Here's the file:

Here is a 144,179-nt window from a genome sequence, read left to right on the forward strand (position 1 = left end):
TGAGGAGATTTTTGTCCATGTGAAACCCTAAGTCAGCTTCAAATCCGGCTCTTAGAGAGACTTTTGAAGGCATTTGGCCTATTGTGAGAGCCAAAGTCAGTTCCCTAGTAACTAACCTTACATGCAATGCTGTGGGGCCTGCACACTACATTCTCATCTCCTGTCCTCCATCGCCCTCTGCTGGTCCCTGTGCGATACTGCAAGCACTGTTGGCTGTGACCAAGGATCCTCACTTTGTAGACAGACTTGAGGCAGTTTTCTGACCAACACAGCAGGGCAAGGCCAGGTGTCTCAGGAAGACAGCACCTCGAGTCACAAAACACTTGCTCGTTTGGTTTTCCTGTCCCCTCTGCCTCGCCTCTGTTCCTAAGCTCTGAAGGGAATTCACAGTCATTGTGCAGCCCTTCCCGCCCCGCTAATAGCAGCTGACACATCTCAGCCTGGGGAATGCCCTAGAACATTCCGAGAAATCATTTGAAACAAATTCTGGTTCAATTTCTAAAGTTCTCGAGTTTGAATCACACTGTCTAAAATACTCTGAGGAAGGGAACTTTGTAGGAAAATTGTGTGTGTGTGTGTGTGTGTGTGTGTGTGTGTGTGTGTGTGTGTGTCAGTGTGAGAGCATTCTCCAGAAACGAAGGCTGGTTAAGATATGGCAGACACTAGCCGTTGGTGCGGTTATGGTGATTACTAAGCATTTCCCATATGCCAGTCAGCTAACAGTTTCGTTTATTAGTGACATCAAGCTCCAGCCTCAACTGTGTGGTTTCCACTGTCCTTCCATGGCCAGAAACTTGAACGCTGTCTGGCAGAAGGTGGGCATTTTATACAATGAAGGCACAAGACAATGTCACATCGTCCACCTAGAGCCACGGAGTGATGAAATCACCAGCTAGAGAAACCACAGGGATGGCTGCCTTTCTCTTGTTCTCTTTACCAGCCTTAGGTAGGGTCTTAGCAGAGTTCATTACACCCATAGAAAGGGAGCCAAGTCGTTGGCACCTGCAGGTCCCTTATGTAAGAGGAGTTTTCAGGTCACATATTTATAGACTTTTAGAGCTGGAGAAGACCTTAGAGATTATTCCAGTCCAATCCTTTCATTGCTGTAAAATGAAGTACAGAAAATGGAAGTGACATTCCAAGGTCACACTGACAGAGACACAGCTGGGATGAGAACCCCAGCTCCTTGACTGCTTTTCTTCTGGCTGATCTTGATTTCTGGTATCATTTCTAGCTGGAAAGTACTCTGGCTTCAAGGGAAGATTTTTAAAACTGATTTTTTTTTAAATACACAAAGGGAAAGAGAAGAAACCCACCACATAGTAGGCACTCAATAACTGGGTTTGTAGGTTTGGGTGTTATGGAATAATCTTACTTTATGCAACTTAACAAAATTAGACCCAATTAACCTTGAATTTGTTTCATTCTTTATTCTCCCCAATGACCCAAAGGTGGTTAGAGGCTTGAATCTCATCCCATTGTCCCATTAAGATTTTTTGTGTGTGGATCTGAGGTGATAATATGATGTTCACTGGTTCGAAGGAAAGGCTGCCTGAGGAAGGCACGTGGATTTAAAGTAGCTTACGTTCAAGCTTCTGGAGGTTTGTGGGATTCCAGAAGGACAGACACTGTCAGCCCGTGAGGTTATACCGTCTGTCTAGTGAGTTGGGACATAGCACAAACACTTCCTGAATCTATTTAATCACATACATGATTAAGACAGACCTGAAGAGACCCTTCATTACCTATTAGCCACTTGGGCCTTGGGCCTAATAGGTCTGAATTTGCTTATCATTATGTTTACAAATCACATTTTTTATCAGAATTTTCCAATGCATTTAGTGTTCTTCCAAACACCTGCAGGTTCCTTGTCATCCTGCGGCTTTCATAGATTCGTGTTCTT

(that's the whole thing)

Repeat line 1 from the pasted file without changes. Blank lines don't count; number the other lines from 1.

Here is a 144,179-nt window from a genome sequence, read left to right on the forward strand (position 1 = left end):